Bowie knew West Berlin well. He’d lived there for three years in the late 1970s, sharing an apartment in the Schöneberg neighborhood with Iggy Pop, escaping from the drugs and over-the-top glam of his early career into the city’s expressionism and art pop. It was there that Bowie recorded three of the albums for which, upon his death today from cancer at the age of 69, he is still remembered and cherished.
In 1977, the year Bowie recorded Heroes, the second of his three Berlin albums, East German border guards shot and killed 18-year-old Dietmar Schwietzer as he tried to flee west across the wall; a few months later, 22-year-old Henri Weise drowned trying to cross the Spree River. Heroes was haunted by the Cold War themes of fear and isolation that hung over the city. Its still-famous title track tells a story of two lovers who meet at the wall and try, hopelessly, to find a way to be together.A decade later, when, in 1987, Bowie returned for the Concert for Berlin, a three-day open-air show in front of the Reichstag, he chose “Heroes” for his performance. By then the city’s Soviet-dominated East had become safer, but it had not become more free. Rock music was treated as a destabilizing threat.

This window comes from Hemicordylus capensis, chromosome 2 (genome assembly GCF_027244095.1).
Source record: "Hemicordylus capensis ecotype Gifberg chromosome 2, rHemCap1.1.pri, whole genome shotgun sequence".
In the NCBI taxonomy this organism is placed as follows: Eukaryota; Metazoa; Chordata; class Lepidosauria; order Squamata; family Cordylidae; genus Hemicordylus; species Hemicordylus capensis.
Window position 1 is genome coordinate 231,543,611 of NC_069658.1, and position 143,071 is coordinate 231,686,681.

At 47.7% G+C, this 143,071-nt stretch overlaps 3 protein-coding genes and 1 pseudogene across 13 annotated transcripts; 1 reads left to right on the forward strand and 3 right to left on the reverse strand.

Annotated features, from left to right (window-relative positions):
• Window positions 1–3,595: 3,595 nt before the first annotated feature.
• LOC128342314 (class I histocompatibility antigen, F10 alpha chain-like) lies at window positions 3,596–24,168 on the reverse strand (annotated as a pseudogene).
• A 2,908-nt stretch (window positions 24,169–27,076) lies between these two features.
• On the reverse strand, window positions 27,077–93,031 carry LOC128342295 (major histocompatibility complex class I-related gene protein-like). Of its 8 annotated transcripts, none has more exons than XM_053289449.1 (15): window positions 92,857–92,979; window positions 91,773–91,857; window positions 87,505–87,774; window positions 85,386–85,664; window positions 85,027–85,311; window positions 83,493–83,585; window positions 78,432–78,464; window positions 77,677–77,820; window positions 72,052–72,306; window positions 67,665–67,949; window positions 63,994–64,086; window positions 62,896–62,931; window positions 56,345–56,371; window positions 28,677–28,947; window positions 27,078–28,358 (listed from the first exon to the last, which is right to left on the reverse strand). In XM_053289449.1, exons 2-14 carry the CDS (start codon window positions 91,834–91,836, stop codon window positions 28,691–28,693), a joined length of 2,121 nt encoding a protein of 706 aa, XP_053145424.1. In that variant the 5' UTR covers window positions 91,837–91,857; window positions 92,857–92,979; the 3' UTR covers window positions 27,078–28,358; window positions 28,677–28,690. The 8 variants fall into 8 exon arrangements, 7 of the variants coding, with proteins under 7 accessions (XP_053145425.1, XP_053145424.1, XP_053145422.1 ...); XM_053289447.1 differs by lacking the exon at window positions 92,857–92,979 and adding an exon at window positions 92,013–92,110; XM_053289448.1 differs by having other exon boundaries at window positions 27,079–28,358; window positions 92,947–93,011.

But the wall couldn’t keep out radio waves; the West German–operated, US-run radio station Radio in the American Sector was popular in the East, and had secured rare permission from the performing acts to broadcast the show in its entirety. (Record labels typically opposed this in the 1980s, knowing listeners would record the broadcasts, undercutting album sales.) The concert was held near enough to the border that many East Berliners crowded along the wall to listen to the forbidden American and British music wafting across the city, allowing these two halves of the city to hear the same show, divided but together.